For corporations, this can be:

  • up to $10 million per breach;
  • three times the value of the benefit obtained as a result of the breach; or
  • if the benefit cannot be calculated, 10% of the corporation’s annual turnover.

Key Takeaways

The CDR introduces new rights for consumers and new considerations for businesses. It will initially only apply in the banking sector and will be rolled out over time. However, now is the time to understand how the CDR may apply to your business. For example, it is useful to consider now whether you should apply to become an accredited data recipient. If so, it is important to understand the criteria for applying, your ongoing obligations and to prepare the required internal and external documentation.

A LegalVision commercial lawyer can provide you with guidance on how the CDR applies to your business, the accreditation requirements and assist your business with important policies such as your external CDR policy. Just call 1300 544 755 or fill in the form on this page.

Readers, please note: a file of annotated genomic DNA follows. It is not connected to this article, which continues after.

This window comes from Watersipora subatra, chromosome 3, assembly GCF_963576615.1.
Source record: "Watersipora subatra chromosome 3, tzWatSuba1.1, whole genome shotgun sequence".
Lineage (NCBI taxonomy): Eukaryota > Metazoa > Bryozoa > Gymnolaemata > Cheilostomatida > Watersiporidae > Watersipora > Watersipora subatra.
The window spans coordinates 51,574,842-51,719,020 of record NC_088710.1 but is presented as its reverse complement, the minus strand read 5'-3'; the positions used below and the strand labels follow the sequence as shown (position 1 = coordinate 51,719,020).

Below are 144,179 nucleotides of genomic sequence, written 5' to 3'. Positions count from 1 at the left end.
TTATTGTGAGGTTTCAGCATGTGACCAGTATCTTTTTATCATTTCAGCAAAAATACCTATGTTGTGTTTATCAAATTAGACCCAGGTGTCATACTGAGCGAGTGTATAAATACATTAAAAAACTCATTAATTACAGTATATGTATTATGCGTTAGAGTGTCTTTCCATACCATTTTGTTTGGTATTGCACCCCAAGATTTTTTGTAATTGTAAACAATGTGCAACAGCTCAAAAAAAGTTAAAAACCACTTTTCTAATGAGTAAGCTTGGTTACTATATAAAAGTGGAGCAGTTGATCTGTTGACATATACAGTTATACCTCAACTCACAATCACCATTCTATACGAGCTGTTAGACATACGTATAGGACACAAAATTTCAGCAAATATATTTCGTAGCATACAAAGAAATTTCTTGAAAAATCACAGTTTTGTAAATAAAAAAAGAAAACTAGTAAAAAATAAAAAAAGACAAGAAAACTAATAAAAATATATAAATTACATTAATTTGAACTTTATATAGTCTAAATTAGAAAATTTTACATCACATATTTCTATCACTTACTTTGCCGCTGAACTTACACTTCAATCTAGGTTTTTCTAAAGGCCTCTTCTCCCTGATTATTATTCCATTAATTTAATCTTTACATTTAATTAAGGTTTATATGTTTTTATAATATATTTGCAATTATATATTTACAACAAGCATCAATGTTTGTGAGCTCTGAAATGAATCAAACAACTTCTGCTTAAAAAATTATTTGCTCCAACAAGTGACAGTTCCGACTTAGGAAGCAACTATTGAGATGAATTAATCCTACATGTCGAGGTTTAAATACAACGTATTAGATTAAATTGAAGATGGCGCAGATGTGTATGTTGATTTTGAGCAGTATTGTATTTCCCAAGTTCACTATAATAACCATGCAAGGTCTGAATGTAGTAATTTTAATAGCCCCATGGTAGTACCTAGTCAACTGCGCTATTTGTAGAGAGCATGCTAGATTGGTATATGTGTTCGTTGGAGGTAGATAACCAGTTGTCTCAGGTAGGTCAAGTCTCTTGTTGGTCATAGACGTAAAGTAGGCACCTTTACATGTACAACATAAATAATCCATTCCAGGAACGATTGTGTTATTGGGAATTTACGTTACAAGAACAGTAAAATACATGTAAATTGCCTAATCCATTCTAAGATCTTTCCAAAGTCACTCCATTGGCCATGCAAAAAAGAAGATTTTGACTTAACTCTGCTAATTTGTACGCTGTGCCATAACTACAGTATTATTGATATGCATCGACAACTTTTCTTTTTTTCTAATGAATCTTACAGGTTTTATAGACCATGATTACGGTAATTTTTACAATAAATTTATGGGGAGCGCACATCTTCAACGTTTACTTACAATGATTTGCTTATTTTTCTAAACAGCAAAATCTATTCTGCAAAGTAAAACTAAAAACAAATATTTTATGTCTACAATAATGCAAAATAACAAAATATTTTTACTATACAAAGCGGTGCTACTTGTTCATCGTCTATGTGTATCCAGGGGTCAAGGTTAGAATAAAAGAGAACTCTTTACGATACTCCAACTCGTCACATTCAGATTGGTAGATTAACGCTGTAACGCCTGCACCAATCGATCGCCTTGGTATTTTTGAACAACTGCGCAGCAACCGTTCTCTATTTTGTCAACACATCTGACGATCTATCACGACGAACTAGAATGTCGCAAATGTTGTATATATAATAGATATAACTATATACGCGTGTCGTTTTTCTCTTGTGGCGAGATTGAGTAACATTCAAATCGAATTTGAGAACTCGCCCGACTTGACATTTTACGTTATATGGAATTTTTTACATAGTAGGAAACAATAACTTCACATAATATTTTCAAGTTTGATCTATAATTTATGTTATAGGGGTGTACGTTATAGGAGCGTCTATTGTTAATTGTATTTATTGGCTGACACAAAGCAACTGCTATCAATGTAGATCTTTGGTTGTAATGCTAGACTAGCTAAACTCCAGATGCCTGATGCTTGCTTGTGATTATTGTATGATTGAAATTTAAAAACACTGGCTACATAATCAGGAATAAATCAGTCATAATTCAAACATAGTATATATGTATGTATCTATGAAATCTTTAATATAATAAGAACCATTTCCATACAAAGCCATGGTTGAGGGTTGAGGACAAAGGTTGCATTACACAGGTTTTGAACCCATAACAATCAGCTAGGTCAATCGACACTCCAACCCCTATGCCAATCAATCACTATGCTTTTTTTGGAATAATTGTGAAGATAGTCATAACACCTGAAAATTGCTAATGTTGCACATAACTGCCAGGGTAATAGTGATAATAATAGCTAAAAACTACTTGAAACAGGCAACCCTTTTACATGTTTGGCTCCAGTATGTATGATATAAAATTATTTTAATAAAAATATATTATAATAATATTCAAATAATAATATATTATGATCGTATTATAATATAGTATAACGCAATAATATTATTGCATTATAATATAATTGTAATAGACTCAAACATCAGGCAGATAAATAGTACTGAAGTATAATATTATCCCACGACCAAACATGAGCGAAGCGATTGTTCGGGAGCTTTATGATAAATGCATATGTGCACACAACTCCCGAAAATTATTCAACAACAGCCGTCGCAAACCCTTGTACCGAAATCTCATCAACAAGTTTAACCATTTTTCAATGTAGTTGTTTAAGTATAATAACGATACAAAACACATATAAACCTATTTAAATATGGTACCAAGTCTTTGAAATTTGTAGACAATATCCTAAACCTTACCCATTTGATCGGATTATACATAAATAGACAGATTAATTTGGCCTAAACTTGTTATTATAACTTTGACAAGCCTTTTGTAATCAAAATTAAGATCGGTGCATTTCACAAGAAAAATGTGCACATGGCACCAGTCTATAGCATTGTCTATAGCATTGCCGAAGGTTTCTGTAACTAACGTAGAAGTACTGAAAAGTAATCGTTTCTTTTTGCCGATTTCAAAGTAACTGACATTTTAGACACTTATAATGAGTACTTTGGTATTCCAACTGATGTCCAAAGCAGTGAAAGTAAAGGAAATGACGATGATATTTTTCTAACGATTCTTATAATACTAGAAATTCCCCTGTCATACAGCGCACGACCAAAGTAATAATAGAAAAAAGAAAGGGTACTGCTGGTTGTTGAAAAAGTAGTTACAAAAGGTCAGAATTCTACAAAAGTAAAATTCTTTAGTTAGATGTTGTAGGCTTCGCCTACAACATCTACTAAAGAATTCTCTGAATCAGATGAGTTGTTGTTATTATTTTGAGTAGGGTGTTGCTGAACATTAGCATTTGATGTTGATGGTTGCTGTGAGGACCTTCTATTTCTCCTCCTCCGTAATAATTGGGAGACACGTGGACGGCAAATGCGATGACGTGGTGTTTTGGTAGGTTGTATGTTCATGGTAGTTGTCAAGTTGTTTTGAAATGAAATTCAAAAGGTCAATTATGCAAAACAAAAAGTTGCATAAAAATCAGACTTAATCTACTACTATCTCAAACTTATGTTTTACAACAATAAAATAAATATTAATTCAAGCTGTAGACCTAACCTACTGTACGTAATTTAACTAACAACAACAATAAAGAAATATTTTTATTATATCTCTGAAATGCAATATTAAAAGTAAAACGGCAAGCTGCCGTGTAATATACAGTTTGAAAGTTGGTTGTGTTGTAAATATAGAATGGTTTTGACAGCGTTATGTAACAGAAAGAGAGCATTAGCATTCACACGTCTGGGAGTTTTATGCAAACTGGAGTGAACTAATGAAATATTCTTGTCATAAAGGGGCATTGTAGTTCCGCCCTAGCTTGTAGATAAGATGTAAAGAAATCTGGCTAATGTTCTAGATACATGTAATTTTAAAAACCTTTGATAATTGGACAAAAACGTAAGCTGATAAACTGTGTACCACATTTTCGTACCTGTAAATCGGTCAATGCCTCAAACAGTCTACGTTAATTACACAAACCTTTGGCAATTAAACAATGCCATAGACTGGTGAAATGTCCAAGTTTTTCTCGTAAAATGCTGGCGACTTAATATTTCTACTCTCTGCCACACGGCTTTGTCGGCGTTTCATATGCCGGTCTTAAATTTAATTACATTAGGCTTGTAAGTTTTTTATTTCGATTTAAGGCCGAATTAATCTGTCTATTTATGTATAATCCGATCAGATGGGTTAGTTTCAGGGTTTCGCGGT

Key Considerations When Buying a Business

Thursday 11 November | 11:00 - 11:45am

Learn which questions to ask when buying a business to avoid legal and operational pitfalls, so you can hit the ground running. Join our free webinar.
Register Now

Innovation Nation: How to Make the Most of Australia’s Business Innovation and Investor Visas

Thursday 18 November | 11:00 - 11:45am

Want to expand your business into Australia? You need the right visa. Register for our free webinar to learn more.
Register Now

About LegalVision: LegalVision is a tech-driven, full-service commercial law firm that uses technology to deliver a faster, better quality and more cost-effective client experience.

The majority of our clients are LVConnect members. By becoming a member, you can stay ahead of legal issues while staying on top of costs. From just $119 per week, get all your contracts sorted, trade marks registered and questions answered by experienced business lawyers.

Learn more about LVConnect

Need Legal Help? Get a Free Fixed-Fee Quote

If you would like to receive a free fixed-fee quote or get in touch with our team, fill out the form below.

Our Awards

  • 2020 Excellence in Technology & Innovation Finalist – Australasian Law Awards
  • 2020 Employer of Choice Winner – Australasian Lawyer
  • 2021 Fastest Growing Law Firm - Financial Times APAC 500
  • 2020 AFR Fast 100 List - Australian Financial Review
  • 2021 Law Firm of the Year - Australasian Law Awards
  • 2019 Most Innovative Firm - Australasian Lawyer